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If the user does not exist, the function returns
An alias of get_user_by('id').
<?php get_userdata( $userid ); ?>
get_userdata() returns an object of the user's data that you can assign to a variable. After that, you can echo various parts of the returned object or loop through the data to display it all.
Example displaying certain parts:
<?php $user_info = get_userdata(1); echo 'Username: ' . $user_info->user_login . "\n"; echo 'User level: ' . $user_info->user_level . "\n"; echo 'User ID: ' . $user_info->ID . "\n"; ?>
You can also assign certain parts into individual variables for displaying later or in multiple places.
Example for extracting certain parts:
<?php $user_info = get_userdata(1); $username = $user_info->user_login; $first_name = $user_info-> user_firstname; $last_name = $user_info-> user_lastname; echo "$first_name $last_name logs into her WordPress site with the user name of $username."; ?>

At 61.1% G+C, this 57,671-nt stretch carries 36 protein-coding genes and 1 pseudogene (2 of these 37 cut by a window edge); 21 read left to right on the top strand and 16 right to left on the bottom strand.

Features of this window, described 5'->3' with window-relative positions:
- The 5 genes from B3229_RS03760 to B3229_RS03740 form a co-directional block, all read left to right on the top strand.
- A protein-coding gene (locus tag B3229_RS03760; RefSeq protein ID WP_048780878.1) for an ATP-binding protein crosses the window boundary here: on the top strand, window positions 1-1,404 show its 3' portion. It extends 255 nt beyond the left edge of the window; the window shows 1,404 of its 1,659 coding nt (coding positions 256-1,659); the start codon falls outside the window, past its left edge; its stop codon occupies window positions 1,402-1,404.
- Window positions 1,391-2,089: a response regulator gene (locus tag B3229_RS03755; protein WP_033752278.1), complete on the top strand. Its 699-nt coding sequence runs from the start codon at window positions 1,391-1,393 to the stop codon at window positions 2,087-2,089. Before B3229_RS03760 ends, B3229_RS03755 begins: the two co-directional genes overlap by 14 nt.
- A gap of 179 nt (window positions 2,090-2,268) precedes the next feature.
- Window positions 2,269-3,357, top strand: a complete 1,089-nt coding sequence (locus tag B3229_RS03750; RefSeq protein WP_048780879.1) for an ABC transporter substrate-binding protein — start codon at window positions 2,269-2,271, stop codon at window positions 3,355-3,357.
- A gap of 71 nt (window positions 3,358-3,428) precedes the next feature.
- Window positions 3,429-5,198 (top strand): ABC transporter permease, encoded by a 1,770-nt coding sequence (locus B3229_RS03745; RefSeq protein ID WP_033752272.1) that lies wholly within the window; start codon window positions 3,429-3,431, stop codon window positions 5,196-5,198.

<?php $user_info = get_userdata(1); echo $user_info-> user_lastname . ", " . $user_info-> user_firstname . "\n"; ?>
Here are some of the useful values in the wp_users and wp_usermeta tables you can access with this function for use in your theme or plugin:
Note that after wp 3.2, the return value has changed, a WP_User object is returned instead of a dumb object. However, through the usage of magic methods, data fields (such as the meta key rich_editing), get_userdata(1)->rich_editing will map to get_userdata(1)->data->rich_editing, even though in a var_dump() or similar will not show these extra fields. Refer http://core.trac.wordpress.org/ticket/18551.
get_userdata() is located in